4.      When the gold or silver price jumps, gold shares will follow to some extent but will, overall, wait until the average gold price for the period in question, has risen. After all, it is from the cash in the bank that the company will pay dividends or not. Until then the gold or silver price may go either way.
The prices of gold and silver themselves are not affected by any of the above factors. Their prices in the last six years have been driven by two distinctly different forces.
On the one hand, gold and silver have reflected the fall of currencies. As confidence in currencies has waned, so the price of precious metals has risen. This is really a bear market in currencies and not so much a bull market in precious metals. On the other hand the demand base for precious metals has broadened and deepened across the world. As you can see in the accompanying table the developed world now only accounts for a total of less than 20% of total jewelry, coin and bar demand, whereas the emerging world from Turkey eastwards accounts for somewhere around 80% and the flow of demand remains unabated. 

Goodbye $1700 Gold

In lieu of the period of unbridled peace and prosperity that was supposed to be ushered once the European summit ended, we have more chaos, more uncertainty, and record blow ups in all Euro-sovereign paper. Which means only one thing: the long-awaited moment of coordinated and endless central planner printing is getting ever closer. And once again, gold has figured this out albeit with a slight delay, having left the $1700 handle behind. Once the general public notices the most recent break out in the yellow metal expect yet another manic phase higher, coupled with the now traditional margin hike buffoonery (or wait, maybe this time the CME will lower margins to, gasp, make sure there is no liquidity stress).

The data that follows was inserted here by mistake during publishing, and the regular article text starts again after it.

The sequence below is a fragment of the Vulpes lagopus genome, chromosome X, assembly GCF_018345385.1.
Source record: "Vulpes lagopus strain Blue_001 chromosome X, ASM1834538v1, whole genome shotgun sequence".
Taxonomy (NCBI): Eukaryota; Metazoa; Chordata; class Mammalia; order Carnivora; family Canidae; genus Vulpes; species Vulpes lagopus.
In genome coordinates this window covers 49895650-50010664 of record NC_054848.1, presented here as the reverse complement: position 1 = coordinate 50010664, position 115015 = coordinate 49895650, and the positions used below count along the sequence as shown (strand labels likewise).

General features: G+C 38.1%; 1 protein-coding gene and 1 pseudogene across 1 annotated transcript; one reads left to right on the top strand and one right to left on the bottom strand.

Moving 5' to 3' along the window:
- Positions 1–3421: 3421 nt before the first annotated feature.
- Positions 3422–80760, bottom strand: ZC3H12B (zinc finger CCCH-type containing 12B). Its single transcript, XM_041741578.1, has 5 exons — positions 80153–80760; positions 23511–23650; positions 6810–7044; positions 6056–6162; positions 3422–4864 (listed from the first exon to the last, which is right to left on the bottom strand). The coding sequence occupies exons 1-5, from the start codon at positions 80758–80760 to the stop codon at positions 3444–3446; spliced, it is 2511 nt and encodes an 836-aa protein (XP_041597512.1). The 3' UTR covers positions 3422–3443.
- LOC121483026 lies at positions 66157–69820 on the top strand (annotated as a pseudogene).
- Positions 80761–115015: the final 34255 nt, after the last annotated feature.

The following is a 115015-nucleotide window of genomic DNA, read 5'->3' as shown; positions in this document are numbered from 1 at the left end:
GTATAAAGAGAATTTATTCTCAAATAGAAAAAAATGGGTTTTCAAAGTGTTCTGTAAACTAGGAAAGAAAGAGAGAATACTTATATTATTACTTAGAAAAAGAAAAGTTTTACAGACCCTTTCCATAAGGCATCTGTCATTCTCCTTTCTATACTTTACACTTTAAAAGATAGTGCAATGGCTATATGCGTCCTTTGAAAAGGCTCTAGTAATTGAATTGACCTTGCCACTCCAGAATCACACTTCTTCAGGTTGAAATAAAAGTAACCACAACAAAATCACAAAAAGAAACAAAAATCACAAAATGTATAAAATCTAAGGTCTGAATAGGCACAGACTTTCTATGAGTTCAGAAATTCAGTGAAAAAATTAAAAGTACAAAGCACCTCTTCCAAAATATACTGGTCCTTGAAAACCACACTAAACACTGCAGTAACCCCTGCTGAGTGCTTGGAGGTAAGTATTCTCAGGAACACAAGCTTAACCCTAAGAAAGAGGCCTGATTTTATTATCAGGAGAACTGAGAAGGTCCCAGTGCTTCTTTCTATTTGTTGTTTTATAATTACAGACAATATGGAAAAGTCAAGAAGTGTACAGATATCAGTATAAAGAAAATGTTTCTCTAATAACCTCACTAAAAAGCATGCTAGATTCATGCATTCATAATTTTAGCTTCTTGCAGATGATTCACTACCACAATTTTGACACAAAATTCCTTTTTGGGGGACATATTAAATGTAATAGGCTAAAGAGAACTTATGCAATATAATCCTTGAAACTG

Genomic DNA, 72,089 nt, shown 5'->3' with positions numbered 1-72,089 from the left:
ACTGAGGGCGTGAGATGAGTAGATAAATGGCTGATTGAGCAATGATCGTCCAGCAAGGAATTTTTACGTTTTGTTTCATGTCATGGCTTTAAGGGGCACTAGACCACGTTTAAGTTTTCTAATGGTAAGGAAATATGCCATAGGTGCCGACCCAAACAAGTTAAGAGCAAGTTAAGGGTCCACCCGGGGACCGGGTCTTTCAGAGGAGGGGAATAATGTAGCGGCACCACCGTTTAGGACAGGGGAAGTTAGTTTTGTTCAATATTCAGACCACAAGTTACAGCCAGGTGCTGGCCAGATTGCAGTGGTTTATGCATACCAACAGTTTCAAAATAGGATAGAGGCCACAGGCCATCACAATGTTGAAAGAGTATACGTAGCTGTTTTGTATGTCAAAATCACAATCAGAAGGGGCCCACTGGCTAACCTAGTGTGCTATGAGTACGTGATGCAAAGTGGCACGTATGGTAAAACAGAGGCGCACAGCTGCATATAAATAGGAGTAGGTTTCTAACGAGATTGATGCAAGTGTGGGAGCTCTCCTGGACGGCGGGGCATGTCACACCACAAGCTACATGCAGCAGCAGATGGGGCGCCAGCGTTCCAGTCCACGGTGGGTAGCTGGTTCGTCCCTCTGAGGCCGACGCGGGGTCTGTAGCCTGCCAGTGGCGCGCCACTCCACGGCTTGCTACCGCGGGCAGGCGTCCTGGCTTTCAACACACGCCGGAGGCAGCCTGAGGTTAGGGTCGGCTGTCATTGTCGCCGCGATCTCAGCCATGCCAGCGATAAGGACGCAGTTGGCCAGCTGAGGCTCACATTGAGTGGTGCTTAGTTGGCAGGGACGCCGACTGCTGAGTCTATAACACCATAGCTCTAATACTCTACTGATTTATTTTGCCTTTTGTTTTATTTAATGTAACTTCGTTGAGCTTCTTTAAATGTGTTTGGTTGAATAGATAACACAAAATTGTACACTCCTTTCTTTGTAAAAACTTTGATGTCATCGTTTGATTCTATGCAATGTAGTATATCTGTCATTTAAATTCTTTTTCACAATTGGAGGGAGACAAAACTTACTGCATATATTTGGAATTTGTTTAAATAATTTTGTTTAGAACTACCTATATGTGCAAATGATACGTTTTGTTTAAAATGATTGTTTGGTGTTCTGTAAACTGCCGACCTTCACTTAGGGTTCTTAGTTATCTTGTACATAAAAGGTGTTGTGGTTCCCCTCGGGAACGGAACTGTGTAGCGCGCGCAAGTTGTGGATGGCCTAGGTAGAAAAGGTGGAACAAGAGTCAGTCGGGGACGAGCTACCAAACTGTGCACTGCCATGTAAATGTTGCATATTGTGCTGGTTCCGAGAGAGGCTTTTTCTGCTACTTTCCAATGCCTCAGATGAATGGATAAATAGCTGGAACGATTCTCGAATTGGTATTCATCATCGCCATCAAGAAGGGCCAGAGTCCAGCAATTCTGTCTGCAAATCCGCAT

7 Nov 2011

Greek PM 'Set To Resign' Amid Euro Crisis

Greece's prime minister George Papandreou will resign today, Pasok party sources have told Sky News.

A possible replacement for Mr Papandreou is currently being discussed, the sources have also indicated.

The development comes after the country's opposition leader insisted the PM must go to save the economy.

Antonis Samaras said he was willing to help in the formation of a coalition government - but not until Mr Papandreou had stepped down.

Despite winning a confidence vote in parliament, Mr Papandreou has struggled to form a temporary coalition government to back the controversial EU bailout package.

The prime minister had gone into talks with president Karolos Papoulias on how to construct an administration to negotiate the deal to write down Greek debt and release billions in emergency aid.

But sources within Pasok - the socialist party that Mr Papandreou heads - have told Sky News there are only two possible scenarios.

The first involves Mr Papandreou stepping down and being replaced by a compromise candidate who is acceptable to both the left and right of the political spectrum.

The second scenario would see Mr Papandreou stepping down and being replaced by someone within Pasok itself - potentially Evangelos Venizelos, the current finance minister, who has been part of the bailout negotiations.

An emergency cabinet meeting will be held this afternoon, when these issues will be discussed.

The country is under pressure from the eurozone's power brokers to implement the bailout package agreed in Brussels on October 27.